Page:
Remember when you first started running? Every day was a little farther, a little faster, a little easier. It seemed like you were constantly setting PRs, and running was exciting! Maybe you kept training hard and those PRs, although harder to come by, still happened on those rare perfect days when all the pieces fell into place. Then, one day, you got injured. Or you had a baby. Or you had to take an extended amount of time away from running, whether by need or by choice. Suddenly, you’re back doing your old routes and everything is harder and slower and you’re feeling discouraged, constantly comparing your current times or distances to your old ones.
As I work to come back from my April back surgery, it’s been a tough road. While running is physically challenging, I find that it is the mental side of things that has been the most difficult. I couldn’t help but think about how easy my old routes used to be while I’m huffing and puffing up those hills now. I found myself getting so discouraged by my lack of progress that I wasn’t even enjoying the act of running—I was too caught up in comparing the “old me” to the “new me.” That’s when I realized something had to change.
When I thought about it, I realized that it was absolutely ridiculous to expect my body to pick up running right where it left off after nearly 7 months on the sidelines. I decided that I would focus only on what I’m able to do right now. Instead of comparing my current times to my old ones, I’m looking for progress that has happened only since I started running again.
I didn’t realize how far I had come until a 5 mile run this week. Three of the miles were my fastest ever since my surgery–by a lot! The entire run’s average pace was under 9:00/mile, which is a great pace for me. Even better? I felt fantastic! Initially, I couldn’t help but think, “So what? Eight months ago you ran a half marathon at a much faster pace than that.” But I refused to let that thought process ruin my moment. I wanted to celebrate that accomplishment, so I did!
Why is this so ground breaking? Well, I ran 2 of those miles with a friend of mine who is also coming back to running after gaining some weight and taking the past few months off. He expected his body, 40 pounds heavier than the last time he ran, to be able to pick up his old pace and get to work like nothing had ever happened. Instead of being proud of himself for getting out and running, he was incredibly discouraged. It made me sad. To think, I had been doing that to myself that whole time!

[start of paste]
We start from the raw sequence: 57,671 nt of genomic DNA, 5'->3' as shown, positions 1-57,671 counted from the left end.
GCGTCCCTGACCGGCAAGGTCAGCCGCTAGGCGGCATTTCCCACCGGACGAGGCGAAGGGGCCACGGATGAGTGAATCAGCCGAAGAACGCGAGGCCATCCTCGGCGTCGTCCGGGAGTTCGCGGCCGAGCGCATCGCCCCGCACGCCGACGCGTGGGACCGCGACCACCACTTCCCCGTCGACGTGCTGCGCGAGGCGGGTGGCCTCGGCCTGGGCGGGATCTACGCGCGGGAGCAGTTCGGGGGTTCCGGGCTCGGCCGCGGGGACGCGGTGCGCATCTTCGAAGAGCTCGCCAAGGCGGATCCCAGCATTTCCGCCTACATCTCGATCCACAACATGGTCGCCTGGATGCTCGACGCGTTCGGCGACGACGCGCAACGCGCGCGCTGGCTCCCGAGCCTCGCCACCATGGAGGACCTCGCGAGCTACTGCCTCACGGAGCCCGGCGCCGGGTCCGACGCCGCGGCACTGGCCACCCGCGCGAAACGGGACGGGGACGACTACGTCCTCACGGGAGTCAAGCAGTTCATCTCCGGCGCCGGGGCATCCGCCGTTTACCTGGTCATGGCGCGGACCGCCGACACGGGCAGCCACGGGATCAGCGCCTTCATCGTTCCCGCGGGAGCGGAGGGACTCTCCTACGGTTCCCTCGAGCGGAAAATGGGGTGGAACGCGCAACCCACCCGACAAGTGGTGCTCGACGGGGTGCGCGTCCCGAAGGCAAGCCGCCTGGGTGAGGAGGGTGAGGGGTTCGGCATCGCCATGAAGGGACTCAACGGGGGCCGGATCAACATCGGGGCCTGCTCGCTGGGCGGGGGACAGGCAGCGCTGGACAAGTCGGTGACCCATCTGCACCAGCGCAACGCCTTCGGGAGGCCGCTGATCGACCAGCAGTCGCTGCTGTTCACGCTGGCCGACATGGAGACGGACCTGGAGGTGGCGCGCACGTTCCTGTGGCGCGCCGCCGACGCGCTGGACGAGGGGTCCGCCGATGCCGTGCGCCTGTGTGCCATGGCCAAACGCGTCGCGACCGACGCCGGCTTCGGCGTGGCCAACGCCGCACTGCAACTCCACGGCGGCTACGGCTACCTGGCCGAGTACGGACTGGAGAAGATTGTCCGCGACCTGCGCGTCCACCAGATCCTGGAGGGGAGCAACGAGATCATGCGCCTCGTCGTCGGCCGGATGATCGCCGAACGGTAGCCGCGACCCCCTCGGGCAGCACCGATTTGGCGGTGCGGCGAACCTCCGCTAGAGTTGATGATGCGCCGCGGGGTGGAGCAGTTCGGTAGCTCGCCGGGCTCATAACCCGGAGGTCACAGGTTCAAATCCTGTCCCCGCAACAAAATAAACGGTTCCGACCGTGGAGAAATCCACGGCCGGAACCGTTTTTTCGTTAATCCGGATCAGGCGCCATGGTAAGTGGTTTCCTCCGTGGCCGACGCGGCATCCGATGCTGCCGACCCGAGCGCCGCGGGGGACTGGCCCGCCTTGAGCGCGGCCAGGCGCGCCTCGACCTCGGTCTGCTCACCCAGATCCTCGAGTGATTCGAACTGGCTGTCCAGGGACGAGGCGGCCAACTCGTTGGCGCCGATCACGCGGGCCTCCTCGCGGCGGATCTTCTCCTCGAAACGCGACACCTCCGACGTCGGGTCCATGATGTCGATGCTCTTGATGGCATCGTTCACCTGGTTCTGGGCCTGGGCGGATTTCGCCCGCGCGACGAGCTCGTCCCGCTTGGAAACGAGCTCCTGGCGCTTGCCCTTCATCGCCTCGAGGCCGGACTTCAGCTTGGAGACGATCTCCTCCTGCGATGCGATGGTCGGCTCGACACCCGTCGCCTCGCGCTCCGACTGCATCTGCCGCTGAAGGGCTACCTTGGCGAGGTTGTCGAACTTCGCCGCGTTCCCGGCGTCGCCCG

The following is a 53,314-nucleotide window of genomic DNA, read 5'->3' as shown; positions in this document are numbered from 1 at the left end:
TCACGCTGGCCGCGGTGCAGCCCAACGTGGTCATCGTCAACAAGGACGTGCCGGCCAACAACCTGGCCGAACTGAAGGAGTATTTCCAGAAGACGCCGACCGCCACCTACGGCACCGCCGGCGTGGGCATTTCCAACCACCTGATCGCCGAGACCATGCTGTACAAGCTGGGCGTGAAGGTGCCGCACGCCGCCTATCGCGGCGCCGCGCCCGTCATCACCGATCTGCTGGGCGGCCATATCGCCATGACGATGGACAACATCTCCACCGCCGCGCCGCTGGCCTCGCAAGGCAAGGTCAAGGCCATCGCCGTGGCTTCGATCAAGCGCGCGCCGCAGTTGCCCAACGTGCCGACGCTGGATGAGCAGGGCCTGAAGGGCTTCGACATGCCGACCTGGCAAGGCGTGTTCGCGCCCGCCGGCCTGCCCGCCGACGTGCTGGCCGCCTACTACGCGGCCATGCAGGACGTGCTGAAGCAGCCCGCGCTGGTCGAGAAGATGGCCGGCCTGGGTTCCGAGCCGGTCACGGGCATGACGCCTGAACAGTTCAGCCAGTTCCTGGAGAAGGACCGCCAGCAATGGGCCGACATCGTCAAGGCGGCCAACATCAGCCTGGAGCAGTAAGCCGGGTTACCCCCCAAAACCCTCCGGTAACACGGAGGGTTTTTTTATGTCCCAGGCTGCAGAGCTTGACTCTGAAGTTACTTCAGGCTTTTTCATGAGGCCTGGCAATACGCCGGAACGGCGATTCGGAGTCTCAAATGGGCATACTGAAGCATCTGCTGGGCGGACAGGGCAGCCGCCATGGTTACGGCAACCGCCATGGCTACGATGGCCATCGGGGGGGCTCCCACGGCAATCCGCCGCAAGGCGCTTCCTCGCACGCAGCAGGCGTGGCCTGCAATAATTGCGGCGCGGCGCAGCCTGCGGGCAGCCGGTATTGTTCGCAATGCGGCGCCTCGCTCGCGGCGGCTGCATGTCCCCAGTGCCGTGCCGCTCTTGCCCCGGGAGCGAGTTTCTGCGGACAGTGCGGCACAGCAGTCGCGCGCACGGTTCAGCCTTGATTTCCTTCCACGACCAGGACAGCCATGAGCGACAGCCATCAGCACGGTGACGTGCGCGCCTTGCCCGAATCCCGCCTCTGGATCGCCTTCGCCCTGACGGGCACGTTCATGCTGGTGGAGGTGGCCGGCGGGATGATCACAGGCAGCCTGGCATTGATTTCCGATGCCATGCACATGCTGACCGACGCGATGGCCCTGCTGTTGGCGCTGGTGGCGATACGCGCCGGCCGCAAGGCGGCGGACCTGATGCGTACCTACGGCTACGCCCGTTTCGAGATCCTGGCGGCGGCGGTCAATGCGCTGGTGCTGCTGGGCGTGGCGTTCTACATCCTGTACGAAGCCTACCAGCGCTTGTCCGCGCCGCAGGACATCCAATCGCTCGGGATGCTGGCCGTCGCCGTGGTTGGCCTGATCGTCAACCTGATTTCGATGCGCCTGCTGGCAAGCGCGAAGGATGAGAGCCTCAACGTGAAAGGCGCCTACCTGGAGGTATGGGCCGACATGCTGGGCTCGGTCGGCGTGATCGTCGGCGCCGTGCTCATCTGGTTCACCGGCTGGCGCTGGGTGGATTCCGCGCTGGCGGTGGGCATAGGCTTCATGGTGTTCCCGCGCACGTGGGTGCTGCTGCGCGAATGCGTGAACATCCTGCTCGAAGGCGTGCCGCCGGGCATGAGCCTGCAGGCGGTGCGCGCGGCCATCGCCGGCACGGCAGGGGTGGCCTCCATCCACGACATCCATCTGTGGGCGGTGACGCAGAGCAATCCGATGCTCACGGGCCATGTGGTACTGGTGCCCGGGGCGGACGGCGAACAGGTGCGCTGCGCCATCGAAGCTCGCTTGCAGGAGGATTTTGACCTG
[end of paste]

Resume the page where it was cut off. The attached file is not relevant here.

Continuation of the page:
From now on, I’m going to do my best to focus on what I’m doing right now instead of what I did before. Here are my tips for redefining what success means to your running:
- Pick a “birthday:” Think of your return to the running world as a rebirth. The day you started back is your birthday! Focus on your accomplishments from that point on.
- Make it fun: To ease some of the frustration that accompanies starting from scratch, try running with an old friend or picking a fun race to participate in. Don’t worry about your time. Just enjoy the running community!
- Keep a log: Start keeping track of your runs on your birthday. Whether you choose to focus on time, distance, or simply the number of days a week that you get out and run is up to you! Watch as those numbers improve as the weeks go by.
- Celebrate: Don’t be ashamed to pat yourself on the back for a run you feel good about, even if it wouldn’t have been particularly noteworthy before. Celebrate the good moments when they happen!
While I don’t know yet what my running and training routines will completely look like going forward, I do know that I’m going to focus on the reason I started running in the first place—I enjoy it! Maybe I’ll PR again, and maybe I won’t. Either way, I’m just glad to be back.